The Seeger Center for Hellenic Studies supports more than a dozen postdoctoral research, visiting, and library fellows each year who conduct intensive research at Princeton. Former Seeger fellows have published hundreds of books with leading publishers and thousands of articles. Their scholarship reflects the broad, interdisciplinary nature of Hellenic Studies, spanning fields from history to religion to literature, and periods from antiquity to the present.

In the inaugural edition of our Director’s Bookshelf series, Seeger Center Director Dimitri Gondicas speaks with historian Ada Dialla about her new book Η Ρωσική Αυτοκρατορία και ο  ελληνικός κόσμος (Russian Empire and the Greek World), published by Alexandria Publications in 2023. Dialla is a professor of Modern and Contemporary European History, Department of Theory and History of Arts, Athens School of Fine Arts and was a visiting research fellow at the Seeger Center in 2019.

This interview has been edited and condensed.

How did this book project begin?  

In 2018, I was inspired by new approaches to studying the so-called Age of Revolutions that examine the revolutions as local phenomena and expressions of regional and global processes. This scholarly literature has decentralized European history from France and the Americas to a broader understanding of Europe and the Atlantic that captures the Mediterranean, Haiti, and South America. These works usually mention the Greek Revolution en passant, if at alland do not take Russia into account. During that period, however, Russia was at its peak as a European and global power, playing an active role in the Greek Revolution and its outcome. My project aimed to re-center the Greek Revolution of 1821 by placing it in a longer revolutionary narrative and a new global politics, emphasizing the Russian-Greek nexus from 1770 to 1821.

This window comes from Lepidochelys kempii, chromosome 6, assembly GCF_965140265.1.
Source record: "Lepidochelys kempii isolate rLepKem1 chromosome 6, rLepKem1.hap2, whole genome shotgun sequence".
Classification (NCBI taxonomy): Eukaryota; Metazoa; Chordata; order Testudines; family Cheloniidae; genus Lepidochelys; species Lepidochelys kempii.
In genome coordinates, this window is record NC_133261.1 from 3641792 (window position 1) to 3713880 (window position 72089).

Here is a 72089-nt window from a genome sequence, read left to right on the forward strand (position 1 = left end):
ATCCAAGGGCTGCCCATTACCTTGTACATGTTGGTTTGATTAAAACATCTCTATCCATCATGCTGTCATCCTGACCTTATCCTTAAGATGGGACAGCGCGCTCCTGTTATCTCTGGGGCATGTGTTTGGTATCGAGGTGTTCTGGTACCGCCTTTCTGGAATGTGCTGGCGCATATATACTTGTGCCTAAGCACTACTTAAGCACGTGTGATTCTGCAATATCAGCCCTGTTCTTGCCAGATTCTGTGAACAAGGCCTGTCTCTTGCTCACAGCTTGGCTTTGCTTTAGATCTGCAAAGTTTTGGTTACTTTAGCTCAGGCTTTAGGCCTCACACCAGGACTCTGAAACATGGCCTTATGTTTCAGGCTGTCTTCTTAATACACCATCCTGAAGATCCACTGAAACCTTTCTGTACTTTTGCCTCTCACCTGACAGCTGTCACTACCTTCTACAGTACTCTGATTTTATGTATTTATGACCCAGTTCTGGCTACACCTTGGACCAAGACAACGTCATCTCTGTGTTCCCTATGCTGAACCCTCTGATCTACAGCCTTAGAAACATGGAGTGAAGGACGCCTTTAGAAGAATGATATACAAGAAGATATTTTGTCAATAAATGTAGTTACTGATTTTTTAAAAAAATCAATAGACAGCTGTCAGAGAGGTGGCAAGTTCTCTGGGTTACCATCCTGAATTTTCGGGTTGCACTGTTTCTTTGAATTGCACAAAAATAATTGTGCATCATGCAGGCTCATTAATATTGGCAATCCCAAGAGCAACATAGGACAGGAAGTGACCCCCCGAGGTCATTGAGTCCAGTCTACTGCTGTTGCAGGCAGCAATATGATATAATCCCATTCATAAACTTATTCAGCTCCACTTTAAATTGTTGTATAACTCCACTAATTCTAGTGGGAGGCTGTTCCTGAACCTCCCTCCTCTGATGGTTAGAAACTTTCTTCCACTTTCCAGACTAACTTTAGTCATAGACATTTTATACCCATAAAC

Please tell us about your time at the Seeger Center and the research you conducted then.

I stayed at the Seeger Center for three-and-a-half very productive months. It was a unique opportunity to work on my book in an intellectually challenging environment that allows the exchange of ideas. In discussions with colleagues from the History Department, I clarified the theoretical frame of my inquiry. My interaction with the faculty, staff, undergraduate and graduate students, postdoctoral fellows, and visiting fellows at the Seeger Center was constant and very fruitful. I discussed my thoughts and ideas with Princeton faculty members, visiting scholars, invited speakers, students, and colleagues from other institutions.

How did that research impact your work as a whole and this book project?

My stay at Princeton was crucial to writing my book and influenced my approach to historiographical trends. Moreover, brief trips in the vicinity of Princeton, which is rich in historical venues associated with the American Revolution, sharpened my scientific curiosity regarding the Age of Revolutions, especially the nexus of local and global. 

What would you like your readers to learn from this book?

“From the Periphery to the Center” could be an alternative title. By examining the Greek Revolution from a Russian and Eurasian perspective, the book expands the space of intellectual exchanges during the Age of Revolutions. By placing the Greek case in the middle, the book creates a polycentric picture of the Age of Revolutions, tracing a more complex European map of historical experiences.  

A transformative journey to Greece inspired Stanley J. Seeger to found Hellenic Studies programs at Princeton. Please tell us about a journey that expanded your intellectual horizons or influenced your research. 

In my travels in the United States, I had the opportunity to understand better this vast country that has captivated the imagination of the entire world. These trips affected my worldview and made me appreciate different perspectives and viewpoints.